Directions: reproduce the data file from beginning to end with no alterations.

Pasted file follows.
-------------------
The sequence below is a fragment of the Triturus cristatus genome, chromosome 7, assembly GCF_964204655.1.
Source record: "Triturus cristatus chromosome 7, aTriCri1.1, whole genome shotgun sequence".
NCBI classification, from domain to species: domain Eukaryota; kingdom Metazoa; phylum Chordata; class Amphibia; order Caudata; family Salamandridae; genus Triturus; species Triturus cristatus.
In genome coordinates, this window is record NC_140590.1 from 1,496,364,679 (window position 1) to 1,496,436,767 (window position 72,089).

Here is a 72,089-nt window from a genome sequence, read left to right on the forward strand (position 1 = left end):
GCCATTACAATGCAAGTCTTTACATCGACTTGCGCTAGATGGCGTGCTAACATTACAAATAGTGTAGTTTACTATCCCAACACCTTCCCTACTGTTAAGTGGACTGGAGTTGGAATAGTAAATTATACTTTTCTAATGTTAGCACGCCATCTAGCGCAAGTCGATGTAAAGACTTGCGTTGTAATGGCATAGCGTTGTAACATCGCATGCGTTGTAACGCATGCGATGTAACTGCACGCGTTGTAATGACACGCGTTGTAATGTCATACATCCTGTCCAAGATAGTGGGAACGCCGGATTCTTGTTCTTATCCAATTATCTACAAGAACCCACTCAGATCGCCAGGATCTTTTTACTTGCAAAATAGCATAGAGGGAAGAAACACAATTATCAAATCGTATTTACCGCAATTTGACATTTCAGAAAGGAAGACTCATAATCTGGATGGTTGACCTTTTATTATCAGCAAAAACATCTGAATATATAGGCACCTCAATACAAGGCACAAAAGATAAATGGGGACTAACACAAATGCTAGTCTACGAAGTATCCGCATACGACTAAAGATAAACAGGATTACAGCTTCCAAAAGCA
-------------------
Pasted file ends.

The sequence below is a fragment of the Triturus cristatus genome, chromosome 7, assembly GCF_964204655.1.
Source record: "Triturus cristatus chromosome 7, aTriCri1.1, whole genome shotgun sequence".
NCBI classification, from domain to species: domain Eukaryota; kingdom Metazoa; phylum Chordata; class Amphibia; order Caudata; family Salamandridae; genus Triturus; species Triturus cristatus.
In genome coordinates, this window is record NC_140590.1 from 1,496,364,679 (window position 1) to 1,496,436,767 (window position 72,089).

Here is a 72,089-nt window from a genome sequence, read left to right on the forward strand (position 1 = left end):
GCCATTACAATGCAAGTCTTTACATCGACTTGCGCTAGATGGCGTGCTAACATTACAAATAGTGTAGTTTACTATCCCAACACCTTCCCTACTGTTAAGTGGACTGGAGTTGGAATAGTAAATTATACTTTTCTAATGTTAGCACGCCATCTAGCGCAAGTCGATGTAAAGACTTGCGTTGTAATGGCATAGCGTTGTAACATCGCATGCGTTGTAACGCATGCGATGTAACTGCACGCGTTGTAATGACACGCGTTGTAATGTCATACATCCTGTCCAAGATAGTGGGAACGCCGGATTCTTGTTCTTATCCAATTATCTACAAGAACCCACTCAGATCGCCAGGATCTTTTTACTTGCAAAATAGCATAGAGGGAAGAAACACAATTATCAAATCGTATTTACCGCAATTTGACATTTCAGAAAGGAAGACTCATAATCTGGATGGTTGACCTTTTATTATCAGCAAAAACATCTGAATATATAGGCACCTCAATACAAGGCACAAAAGATAAATGGGGACTAACACAAATGCTAGTCTACGAAGTATCCGCATACGACTAAAGATAAACAGGATTACAGCTTCCAAAAGCA